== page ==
For the 1983 models not much was altered, but there was an increase in power output to 150 hp (112 kW) and 159 lb·ft (216 N·m) of torque from the same 5M-GE. The only real change in the engine area was the switch from a vacuum advanced to an electronic advanced distributor, yet that did not increase the power. Toyota switched to a 4.10:1 rear gear ratio for the P-Type and a 3.73:1 for the L-Type. As for the optional automatic transmission they switched out the A43DL 4-speed for a newly designed A43DE 4-speed. It featured an electronic controller that would adjust its shift pattern for a balance between performance and economy. It was the first in the industry to provide an "Electronically Controlled Transmission" (ECT). This allowed the driver to choose either the "Power" driving mode or "Normal" driving mode at the touch of the button. The Power mode provided the quickest acceleration and the "Normal" mode provided the best all-around performance.
On the inside of the car there were virtually no changes, but changes to the exterior included a switch to a power mast antenna, mudflaps now on all models, and the addition of headlight washers on P-types. All B-pillar and nose badges for cars sold in North America read "Celica Supra" and only P-Types were available in two-tone color schemes.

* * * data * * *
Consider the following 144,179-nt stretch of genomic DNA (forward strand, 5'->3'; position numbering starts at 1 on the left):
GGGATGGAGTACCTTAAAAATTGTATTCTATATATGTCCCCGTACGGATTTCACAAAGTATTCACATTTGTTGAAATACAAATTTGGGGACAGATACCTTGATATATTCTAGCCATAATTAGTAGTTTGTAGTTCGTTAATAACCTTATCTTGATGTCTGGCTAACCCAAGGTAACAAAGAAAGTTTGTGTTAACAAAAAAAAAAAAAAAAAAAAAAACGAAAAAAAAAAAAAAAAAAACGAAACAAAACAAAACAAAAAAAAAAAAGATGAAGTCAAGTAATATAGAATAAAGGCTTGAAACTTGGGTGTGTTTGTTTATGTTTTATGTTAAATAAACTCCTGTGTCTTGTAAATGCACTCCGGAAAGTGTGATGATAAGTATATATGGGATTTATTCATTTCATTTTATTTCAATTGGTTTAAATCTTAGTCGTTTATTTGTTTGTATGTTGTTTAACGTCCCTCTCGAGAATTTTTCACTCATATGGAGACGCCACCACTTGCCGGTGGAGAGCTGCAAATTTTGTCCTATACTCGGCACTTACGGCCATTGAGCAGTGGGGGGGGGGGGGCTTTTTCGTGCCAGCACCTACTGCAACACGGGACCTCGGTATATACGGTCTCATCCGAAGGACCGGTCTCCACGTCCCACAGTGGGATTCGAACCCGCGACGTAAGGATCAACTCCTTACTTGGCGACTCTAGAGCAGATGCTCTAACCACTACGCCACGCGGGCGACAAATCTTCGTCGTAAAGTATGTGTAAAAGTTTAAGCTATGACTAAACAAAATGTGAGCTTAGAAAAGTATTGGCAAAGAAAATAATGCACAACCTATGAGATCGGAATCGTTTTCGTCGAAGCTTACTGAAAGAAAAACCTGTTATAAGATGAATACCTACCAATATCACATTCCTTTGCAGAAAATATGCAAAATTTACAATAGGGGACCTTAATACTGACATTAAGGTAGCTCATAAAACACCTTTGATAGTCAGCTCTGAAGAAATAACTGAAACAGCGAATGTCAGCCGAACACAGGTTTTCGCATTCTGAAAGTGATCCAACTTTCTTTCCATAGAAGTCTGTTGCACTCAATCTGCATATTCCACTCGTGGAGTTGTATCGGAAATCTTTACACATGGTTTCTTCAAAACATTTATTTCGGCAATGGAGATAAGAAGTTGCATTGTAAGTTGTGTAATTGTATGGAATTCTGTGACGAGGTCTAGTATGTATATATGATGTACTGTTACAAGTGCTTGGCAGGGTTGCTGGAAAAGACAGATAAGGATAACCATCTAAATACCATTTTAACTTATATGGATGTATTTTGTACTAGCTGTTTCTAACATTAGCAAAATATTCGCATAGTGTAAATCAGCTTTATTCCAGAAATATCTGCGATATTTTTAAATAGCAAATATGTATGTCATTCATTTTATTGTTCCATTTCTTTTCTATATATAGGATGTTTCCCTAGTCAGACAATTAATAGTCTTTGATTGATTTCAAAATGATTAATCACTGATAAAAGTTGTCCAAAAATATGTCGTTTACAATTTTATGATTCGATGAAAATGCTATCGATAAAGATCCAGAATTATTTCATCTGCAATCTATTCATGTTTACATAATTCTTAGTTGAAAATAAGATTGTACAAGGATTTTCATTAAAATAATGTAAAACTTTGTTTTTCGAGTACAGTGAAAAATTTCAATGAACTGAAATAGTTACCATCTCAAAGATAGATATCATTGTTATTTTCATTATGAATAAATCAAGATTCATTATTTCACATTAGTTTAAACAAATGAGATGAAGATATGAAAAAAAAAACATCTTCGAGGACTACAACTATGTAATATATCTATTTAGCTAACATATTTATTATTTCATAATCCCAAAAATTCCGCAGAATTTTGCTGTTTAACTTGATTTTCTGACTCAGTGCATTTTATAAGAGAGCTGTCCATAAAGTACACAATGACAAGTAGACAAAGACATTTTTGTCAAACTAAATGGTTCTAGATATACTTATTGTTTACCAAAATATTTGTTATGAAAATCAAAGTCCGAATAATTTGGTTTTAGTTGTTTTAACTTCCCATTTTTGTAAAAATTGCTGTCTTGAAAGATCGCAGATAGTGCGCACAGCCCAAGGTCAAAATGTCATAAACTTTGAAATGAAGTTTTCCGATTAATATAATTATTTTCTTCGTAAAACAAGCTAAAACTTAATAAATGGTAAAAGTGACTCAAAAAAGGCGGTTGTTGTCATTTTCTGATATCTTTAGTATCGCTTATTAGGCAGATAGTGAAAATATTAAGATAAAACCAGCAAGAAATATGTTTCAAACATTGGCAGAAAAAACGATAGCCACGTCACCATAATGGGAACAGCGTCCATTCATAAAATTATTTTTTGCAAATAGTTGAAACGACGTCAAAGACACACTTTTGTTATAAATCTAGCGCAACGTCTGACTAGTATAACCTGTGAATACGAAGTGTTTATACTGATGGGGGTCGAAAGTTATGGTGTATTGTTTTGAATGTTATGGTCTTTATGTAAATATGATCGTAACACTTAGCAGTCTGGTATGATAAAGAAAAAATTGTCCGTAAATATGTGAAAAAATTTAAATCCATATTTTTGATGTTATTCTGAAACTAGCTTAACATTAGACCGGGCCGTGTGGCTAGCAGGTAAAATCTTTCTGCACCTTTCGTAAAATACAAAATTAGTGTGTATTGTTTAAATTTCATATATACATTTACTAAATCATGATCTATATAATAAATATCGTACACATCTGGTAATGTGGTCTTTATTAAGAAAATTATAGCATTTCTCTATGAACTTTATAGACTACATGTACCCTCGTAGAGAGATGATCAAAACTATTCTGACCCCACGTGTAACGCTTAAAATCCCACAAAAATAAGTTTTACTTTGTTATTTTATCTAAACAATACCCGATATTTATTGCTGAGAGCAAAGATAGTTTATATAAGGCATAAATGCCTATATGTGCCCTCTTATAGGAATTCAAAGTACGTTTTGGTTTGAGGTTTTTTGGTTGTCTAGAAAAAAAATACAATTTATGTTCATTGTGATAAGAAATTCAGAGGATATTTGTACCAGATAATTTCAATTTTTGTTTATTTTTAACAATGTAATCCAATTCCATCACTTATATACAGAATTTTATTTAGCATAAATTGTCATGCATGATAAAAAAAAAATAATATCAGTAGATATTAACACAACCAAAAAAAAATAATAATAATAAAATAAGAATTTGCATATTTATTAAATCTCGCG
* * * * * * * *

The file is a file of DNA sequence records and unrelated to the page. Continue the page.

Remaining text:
In 1984, Toyota changed quite a bit on the Supra. Power output was increased on the 5-speed models with a bump up to 160 hp (119 kW) and 163 lb·ft (221 N·m) of torque. The increase was achieved by a mixture of a redesigned intake manifold with "D"-shaped intake runners and an increase in compression ratio to: 9.2:1. Another notable change in the 5-speeds was the switch to a 4.30:1 gear ratio in the rear differential. All automatic Supras retained the previous years power numbers, but the rear gear ratio was changed to a 4.10:1.
The most notable exterior change was the switch to wraparound front turn signals. Also on the outside the tail-lights were redesigned and the hatch received a billboard "SUPRA" sticker instead of the smaller sticker, which was previously positioned on the right. The rear hatch and bumper was changed and received the same color as the rest of the car (instead of the black of previous years). The door handles were also switched around, opening by pulling up instead of sideways. This year Toyota also decided to offer two-tone paint schemes on both the P-Type and L-Type.